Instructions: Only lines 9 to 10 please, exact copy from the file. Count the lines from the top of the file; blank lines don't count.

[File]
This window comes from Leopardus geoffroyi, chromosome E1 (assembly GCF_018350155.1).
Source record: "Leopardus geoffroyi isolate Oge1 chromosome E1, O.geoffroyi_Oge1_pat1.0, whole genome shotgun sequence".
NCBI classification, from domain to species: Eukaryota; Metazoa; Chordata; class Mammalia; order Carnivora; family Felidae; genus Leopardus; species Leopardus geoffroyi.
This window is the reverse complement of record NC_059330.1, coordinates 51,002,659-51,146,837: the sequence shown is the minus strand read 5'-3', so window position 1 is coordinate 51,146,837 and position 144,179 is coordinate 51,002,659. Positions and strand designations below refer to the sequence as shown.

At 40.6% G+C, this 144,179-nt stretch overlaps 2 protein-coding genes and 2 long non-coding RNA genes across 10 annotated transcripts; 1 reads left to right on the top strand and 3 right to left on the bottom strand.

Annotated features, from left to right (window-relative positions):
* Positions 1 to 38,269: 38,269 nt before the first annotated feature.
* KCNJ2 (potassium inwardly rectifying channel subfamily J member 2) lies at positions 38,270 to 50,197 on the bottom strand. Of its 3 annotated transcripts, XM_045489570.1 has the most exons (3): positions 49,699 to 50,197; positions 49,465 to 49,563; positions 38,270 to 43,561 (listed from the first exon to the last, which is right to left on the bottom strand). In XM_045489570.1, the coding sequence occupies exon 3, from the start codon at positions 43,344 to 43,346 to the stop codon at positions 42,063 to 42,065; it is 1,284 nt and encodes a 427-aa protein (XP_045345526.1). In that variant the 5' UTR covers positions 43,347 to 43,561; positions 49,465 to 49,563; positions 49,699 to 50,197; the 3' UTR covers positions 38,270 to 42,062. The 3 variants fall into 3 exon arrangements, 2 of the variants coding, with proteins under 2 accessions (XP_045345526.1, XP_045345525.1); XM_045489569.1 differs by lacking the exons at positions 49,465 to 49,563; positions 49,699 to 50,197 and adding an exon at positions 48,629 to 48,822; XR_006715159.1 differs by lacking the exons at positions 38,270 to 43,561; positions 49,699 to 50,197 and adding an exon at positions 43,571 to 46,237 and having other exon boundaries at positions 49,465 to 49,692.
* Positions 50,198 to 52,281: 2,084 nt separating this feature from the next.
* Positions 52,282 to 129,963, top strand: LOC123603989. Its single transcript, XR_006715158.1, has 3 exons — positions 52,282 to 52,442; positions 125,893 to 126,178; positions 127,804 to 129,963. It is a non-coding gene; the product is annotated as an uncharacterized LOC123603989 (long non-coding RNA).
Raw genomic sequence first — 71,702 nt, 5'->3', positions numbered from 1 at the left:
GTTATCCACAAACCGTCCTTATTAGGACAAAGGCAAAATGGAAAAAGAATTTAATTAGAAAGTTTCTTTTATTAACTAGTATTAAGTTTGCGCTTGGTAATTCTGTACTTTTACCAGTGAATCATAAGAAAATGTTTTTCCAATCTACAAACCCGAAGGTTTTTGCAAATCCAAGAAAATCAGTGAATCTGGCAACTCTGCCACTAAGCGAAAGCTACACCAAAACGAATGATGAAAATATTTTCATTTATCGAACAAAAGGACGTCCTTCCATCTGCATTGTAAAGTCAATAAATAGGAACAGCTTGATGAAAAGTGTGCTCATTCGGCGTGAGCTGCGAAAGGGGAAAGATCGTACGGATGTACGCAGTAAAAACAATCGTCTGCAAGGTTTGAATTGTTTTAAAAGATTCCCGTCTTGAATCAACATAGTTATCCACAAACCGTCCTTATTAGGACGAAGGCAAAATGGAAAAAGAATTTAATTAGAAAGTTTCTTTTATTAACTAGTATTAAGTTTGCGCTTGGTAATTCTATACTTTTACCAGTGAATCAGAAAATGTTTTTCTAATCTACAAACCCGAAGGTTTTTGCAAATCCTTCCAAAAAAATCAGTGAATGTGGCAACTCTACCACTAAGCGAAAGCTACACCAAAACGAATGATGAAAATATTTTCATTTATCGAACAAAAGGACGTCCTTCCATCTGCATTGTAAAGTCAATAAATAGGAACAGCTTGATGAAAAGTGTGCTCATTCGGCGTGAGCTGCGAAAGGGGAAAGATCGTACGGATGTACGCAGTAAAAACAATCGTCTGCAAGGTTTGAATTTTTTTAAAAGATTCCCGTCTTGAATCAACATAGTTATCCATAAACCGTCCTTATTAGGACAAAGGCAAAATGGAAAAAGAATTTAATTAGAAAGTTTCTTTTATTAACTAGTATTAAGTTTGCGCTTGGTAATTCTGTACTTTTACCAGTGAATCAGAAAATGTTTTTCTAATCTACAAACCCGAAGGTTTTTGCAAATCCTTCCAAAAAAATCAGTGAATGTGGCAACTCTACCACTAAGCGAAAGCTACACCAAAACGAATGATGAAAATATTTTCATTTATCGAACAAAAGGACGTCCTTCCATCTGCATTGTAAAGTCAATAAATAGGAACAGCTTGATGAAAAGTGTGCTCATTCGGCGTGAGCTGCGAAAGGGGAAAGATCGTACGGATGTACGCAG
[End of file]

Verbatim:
* Positions 50,198 to 52,281: 2,084 nt separating this feature from the next.
* Positions 52,282 to 129,963, top strand: LOC123603989. Its single transcript, XR_006715158.1, has 3 exons — positions 52,282 to 52,442; positions 125,893 to 126,178; positions 127,804 to 129,963. It is a non-coding gene; the product is annotated as an uncharacterized LOC123603989 (long non-coding RNA).